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Christopher DeLaurenti: Helping people to listen

{{youtube:medium:left|Pc_b_FZ4ykA, A look at "Thrill: A Love Song," Christopher DeLaurenti's sound exhibition as featured at William & Mary's Andrews Gallery}}


As you step through the black curtains, your eyes fill with red light and your ears alert to soulful voices that approach from before, behind, beside you. Did you just step into a private performance at a jazz club? A memory of love and longing? A still-beating heart?

Each person who experiences “Thrill: A Love Song,” a new sound installation at the Andrews Gallery at William & Mary, has a different answer. What matters to the installation’s creator, music lecturer and sound designer Christopher DeLaurenti, is not the interpretation, but that the experience causes people to listen.

“My goal, the root of everything I do, is to point people toward listening,” he said. “All of the material objects that I work with are about listening. They are about helping people to listen. I think the ears are undervalued, and the ears can tell us a lot.”

A sound installation is an exhibit space created specifically for listening, where all of the sights and sounds connect, said DeLaurenti.

“Part of the goal of the art is to connect the sound with objects, with the person being inside the space,” he said. “You can think of an orchestra concert as an installation in which most of the people aren’t actually paying attention to what they see.”

DeLaurenti, whose sound work has been featured across the world, came up with the idea for this piece while working as a music writer in Seattle a few years ago. He convinced four of his favorite singers in the city -- Josephine Howell, Kelley Johnson, Dawn Clement and Greta Matassato – to record an a capella version of “You’re My Thrill,” a “torch song” from the 1940s.

The four singers came to the studio one at a time, where DeLaurenti, with the help of sound engineer Doug Haire, recorded several takes of the song. Once those recordings were completed, DeLaurenti arranged the tracks into a single, unique piece with bits of lyrics from different parts of the song sometimes overlapping, sometimes playing solo among plenty of silent pauses.

“My recording was a way for me to kind of create this extended performance where it’s not just one singer, but four singers that are all singing together with each other, through each other and against each other,” he said.

Within the exhibit space at Andrews Hall, the track plays from four speakers in each of the room’s corners. A single table and chair sit near the center of the room, facing a wall with a curtained door. A piece of art featuring a microphone lays haphazardly on the step to that door, and a microphone cord is snaked across the floor nearby. The entire space is bathed in red light, in subtly varied shades.

“There are several reasons for red,” said DeLaurenti. “Red is the classic color that we see, when we see performers on stage. Red is the color of romance, and red is known to quicken the pulse and the heartbeat.”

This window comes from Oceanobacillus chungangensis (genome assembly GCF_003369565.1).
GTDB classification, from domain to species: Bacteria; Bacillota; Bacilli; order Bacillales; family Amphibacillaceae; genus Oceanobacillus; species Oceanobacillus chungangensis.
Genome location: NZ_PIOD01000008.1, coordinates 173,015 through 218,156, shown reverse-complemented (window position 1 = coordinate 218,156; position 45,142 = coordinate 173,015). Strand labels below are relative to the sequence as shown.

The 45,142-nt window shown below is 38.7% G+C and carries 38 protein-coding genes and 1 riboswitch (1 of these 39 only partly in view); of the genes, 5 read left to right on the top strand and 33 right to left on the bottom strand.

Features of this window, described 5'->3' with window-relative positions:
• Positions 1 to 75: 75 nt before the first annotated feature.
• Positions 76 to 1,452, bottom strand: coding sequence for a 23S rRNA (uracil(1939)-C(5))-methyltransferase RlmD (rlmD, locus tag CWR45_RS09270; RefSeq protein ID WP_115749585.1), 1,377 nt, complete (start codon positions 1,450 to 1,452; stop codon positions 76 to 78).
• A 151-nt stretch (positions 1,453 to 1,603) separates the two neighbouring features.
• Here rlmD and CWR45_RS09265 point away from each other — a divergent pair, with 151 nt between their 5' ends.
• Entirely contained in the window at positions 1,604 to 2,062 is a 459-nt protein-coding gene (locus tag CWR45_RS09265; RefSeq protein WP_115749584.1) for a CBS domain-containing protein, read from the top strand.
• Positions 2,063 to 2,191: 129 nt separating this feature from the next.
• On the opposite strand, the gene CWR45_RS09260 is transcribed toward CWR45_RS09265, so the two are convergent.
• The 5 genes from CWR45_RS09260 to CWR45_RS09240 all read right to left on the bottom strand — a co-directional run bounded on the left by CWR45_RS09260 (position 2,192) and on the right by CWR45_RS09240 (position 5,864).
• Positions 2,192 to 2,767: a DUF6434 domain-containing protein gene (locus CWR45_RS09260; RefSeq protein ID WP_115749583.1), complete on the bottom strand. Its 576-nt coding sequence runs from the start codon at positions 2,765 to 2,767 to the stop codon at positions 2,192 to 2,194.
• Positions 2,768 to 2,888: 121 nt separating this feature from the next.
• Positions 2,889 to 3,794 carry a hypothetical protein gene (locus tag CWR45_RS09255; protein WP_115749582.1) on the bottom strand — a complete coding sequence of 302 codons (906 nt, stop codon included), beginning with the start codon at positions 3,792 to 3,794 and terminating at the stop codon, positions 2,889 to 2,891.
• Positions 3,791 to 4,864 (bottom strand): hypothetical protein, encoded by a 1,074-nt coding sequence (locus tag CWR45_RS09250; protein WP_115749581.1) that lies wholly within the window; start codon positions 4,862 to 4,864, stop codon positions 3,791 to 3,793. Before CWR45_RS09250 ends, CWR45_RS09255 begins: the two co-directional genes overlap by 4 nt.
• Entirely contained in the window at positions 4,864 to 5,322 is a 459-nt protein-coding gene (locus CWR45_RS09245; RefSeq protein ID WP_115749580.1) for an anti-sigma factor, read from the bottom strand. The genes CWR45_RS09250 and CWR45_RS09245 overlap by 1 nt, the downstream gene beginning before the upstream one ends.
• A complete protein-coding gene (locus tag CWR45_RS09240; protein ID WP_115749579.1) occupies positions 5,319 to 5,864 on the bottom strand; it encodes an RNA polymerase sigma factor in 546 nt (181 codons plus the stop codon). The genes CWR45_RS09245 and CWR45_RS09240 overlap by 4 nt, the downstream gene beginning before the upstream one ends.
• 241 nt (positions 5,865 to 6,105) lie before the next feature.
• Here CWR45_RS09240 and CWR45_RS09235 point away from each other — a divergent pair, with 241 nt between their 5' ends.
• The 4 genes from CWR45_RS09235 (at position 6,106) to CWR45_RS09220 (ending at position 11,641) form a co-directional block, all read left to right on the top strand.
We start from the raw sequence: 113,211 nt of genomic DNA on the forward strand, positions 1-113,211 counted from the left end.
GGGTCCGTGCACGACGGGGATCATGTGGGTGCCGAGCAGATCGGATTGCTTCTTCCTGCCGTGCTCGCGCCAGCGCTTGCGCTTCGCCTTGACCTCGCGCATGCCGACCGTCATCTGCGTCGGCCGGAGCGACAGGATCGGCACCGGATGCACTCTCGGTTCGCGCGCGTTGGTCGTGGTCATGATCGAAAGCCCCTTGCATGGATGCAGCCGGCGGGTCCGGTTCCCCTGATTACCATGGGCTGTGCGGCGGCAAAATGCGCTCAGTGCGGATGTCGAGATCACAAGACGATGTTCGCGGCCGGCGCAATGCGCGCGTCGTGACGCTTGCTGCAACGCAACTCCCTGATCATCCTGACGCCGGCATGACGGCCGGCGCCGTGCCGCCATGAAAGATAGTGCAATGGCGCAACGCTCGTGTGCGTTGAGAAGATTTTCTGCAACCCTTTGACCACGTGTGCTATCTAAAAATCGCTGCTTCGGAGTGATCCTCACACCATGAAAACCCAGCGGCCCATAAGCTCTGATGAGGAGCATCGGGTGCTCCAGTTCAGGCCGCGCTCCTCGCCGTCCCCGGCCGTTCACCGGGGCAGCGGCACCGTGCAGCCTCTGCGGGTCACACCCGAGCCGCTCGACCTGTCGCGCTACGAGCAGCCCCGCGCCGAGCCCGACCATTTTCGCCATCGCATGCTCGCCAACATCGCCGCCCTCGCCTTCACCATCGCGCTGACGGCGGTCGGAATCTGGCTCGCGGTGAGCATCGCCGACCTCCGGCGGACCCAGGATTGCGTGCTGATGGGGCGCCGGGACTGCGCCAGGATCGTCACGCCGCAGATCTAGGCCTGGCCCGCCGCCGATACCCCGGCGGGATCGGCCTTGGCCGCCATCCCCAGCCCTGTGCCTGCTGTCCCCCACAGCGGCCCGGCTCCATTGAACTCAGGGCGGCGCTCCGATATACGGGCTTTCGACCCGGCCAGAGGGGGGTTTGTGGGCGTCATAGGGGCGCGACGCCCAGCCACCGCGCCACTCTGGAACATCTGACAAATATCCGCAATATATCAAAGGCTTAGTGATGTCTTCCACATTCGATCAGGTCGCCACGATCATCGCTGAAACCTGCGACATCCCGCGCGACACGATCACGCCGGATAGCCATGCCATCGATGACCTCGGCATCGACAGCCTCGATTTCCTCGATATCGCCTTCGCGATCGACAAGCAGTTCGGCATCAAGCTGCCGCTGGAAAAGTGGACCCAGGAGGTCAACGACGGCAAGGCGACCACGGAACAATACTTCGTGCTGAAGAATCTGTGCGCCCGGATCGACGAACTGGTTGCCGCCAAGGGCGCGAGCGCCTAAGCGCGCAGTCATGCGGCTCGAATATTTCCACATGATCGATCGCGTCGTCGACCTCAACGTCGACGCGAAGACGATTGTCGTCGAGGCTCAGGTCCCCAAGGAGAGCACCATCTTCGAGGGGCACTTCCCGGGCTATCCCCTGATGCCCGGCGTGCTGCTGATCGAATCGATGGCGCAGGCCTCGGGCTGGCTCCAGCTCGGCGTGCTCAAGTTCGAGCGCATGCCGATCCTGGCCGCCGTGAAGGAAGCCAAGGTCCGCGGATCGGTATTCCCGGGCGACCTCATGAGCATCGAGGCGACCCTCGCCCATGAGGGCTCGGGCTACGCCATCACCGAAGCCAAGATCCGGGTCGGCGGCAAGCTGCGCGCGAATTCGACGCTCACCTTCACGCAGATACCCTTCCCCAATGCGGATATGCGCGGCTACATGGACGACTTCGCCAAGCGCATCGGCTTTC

The different gradients of red – from dark to near-pink -- are also meant to create different feels in the room, he said.

“And of course, what better color to accompany a torch song than red?”

Everything in the room -- from the sound to the objects to the red light -- was put in place carefully by DeLaurenti.

“My hope is that whoever comes inside connects the sound to the objects to the light and even to the dimensions of the space,” he said. “Quite a few of the walls are blank and for good reason. Part of it is that the sound should help fill that in. The visual objects are a clue.”

Since the installation’s opening on Jan. 17, DeLaurenti has been “astounded” by the range of experiences that people have reported back to him.

“What surprises me most is when people have stayed a long time,” he said. “That’s a great compliment, and that’s really meaningful. And I get envious because they might be hearing something that I have not heard.

“As an artist, once you send your work out into the world, in many ways it ceases to be yours, and people will tell you more about your own work than you actually know. There’s one of the dicta of performance art: I didn’t know what it was going to mean until I did it. Installations for me often function in the same way. It’s a way of posing a question between the viewer and myself and trying to somehow elucidate an answer, an insight, a feeling.”

The installation is part of DeLaurenti’s mission to get his students to think about sound as part of their foundations in art education.

“The ear moves faster than the eye, and the ear can see around corners,” he said. “The ear can see, if you will, great distances -- much further than the eye. And the ear can receive messages in a way that the eyes cannot. So, the fact that hearing and listening is so seldom taught as a part of foundations doesn’t make sense. We’re missing a quarter of the ballgame.”

DeLaurenti has a simple lesson for all those who want to learn how to listen better:

“Go to any space. It doesn’t matter where it is, where you are. Don’t speak. Don’t move. Listen and quietly count to yourself. Just touch your finger with your other hand or press a finger against your leg or your other arm. Count how many sounds you hear. That’s it. That will get it started.”

The “Thrill: A Love Song” installation runs through Jan. 31.